- Jan 23, 2006
Visitors to the zoo enjoy watching the free-roaming peacocks
Beautiful birds: A male peacock makes a high-pitched noise during the mating season, which lasts for six weeks' a year
A tree in the grounds of Paignton Zoo where the peacocks used to roost
Zoo staff were 'deeply upset' when the peacocks were killed by lethal injection
Zoo staff were left heartbroken after a flock of peacocks was killed by vets - because they disturbed neighbours living nearby.
The seven birds, who had roamed Paignton Zoo freely, much to the delight of visitors, were killed by lethal injection.
The shock decision to put down the birds came following complaints from just two neighbours living near to the zoo.
They claimed that seven of the zoo's 100 peacocks which roosted under an ash tree near the perimeter fence were using the branches of the tree to hop over into their gardens. Most residents were pleased to see the magnificent birds and fed them with birdseed and bread.
But one neighbour on the street complained to Torbay Council that his garden was being damaged and covered in bird mess.
He also complained the animals were making too much noise by squawking a high pitched call which he could hear from his house.
Environment Health officials were called in and, after months of debate, the seven peacocks were killed by lethal injection.
The council says that had it received complaints from at least two people. The zoo was unable to find new homes because of the bird flu scare and was unable to move them to a different part of the attraction
Chief executive Simon Tonge said peacocks are so territorial they would have returned to the same spot under the tree.
Eventually the zoo was forced to kill the seven male birds and chop down the tree to stop more roosting there.
Mr Tonge said: "I hate this, but I am being forced into it. There is nothing I can do.
"It has upset a lot of people and especially me as I am in the business of keeping birds alive.
"I can understand people being upset when the birds are right under their windows and we tried moving the peacocks to the other side of the zoo, but they just made their way back.
"We have been forced to do the cull because unfortunately we can't even give these birds away. "There is no demand for them due to the avian flu scare as they are related to chickens."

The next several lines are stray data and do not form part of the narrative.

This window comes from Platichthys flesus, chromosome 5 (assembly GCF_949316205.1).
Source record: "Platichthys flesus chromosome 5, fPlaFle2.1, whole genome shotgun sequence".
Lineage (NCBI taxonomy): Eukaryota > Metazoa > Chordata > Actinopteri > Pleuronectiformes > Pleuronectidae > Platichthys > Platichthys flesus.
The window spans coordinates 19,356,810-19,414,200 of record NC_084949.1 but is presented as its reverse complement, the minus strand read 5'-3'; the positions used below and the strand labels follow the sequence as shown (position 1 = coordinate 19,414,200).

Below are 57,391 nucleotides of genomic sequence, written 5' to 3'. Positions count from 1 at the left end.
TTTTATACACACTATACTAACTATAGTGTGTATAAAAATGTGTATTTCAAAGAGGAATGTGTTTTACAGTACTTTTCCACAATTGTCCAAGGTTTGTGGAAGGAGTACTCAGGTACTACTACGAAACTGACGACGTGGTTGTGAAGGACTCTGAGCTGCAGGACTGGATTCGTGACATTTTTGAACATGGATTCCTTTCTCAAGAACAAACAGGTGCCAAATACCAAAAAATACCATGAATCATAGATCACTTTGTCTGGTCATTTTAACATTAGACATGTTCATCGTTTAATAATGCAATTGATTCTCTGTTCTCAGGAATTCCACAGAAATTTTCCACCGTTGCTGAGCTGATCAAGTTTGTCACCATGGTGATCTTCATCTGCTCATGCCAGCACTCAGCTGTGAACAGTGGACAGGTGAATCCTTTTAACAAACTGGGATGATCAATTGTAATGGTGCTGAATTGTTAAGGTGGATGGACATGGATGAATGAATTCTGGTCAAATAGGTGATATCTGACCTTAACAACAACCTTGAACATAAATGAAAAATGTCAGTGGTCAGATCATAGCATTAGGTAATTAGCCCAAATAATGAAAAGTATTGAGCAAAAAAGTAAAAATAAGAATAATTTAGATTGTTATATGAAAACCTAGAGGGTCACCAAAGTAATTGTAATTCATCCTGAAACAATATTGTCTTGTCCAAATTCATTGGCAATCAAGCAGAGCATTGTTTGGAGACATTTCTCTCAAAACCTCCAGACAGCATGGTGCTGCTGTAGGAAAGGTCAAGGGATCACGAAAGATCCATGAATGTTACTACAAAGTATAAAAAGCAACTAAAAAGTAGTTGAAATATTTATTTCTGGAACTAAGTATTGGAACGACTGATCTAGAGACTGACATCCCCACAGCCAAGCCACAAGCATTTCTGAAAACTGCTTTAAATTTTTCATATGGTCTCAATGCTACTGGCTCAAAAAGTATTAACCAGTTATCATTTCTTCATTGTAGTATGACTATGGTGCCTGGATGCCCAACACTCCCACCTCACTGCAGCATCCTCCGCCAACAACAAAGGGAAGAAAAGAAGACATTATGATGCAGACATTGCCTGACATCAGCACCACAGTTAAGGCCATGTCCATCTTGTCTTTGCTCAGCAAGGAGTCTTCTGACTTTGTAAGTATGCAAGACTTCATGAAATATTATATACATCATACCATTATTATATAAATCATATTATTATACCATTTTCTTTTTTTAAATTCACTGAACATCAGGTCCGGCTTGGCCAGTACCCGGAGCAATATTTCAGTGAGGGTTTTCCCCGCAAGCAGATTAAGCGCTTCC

Zoo spokesman Phil Knowling added: "It is very upsetting for us. We were left with no choice at all.
"One person made persistent complaints. Environmental Health officials were very good about it, but said something had to be done. "It is very sad that complaints from one person could lead to this. We tried and tried but the resident was insistent."
Trouble began last year after a handful of peacocks roosted under the tree and hopped over the zoo's boundary wall into Harbourne Avenue.
Many residents encouraged the birds with handfuls of seed but one complained about them messing on his lawns.
The male birds were also growing new plumage in preparation for mating season which causes them to making a high-pitched noise.
The loud calling lasts just six weeks during May and June when the peacock's magnificent tail feathers grow.
But one man complained to Torbay Council's environmental health department and demanded a cull of the worst offenders.
Mr Tonge added: "We have a row of houses on our boundary, some of the neighbours love the birds, and some don't.
"Some feed the birds and, being free-roaming, they will go whenever they think there is a handout.
"In May and June the peacocks grow their tails, become territorial and shout to high heaven.
"But it is just for six weeks of the year and the rest of the time they are silent."
Zoo officials were in talks with council officers over how to solve the problem but eventually keepers took the sad decision that a cull was the only option.
Staff were visibly upset when a vet arrived to administer a lethal injection on Monday.
The council deny the complaints were made by just one resident - and say they had complaints from at least two people.
A spokesman said: "We can confirm that we have received two complaints from two neighbours in the past year relating to this issue.
"The complaints have been about noise and damage to property at Harbourne Avenue.
"In accordance with our standard procedure we have been working with the zoo and the complainants to resolve this matter.
"However, we have been informed that the zoo has decided to take matters into their own hands and have implemented a cull."
Residents in the street say their exotic neighbours had become welcome guests.
Susan Legassick said: "The peacocks are an attraction, a part of the community, and I love them.
"It is disgusting that they have been killed. They don't do any harm to anyone, they are very friendly. They come looking through my window asking for food.
"I think it is nice listening to them call, not disturbing. Why anyone wanted them put down I will never understand."
Neighbour Derek Gresham added: "When my relations visit from America and Canada they love to see the peacocks, they are my neighbours.
"Killing them is terribly unfair."
But another added: "They make noise at first light and come into the gardens and leave their mess. "If the zoo can't control them then culling them is what they have got to do."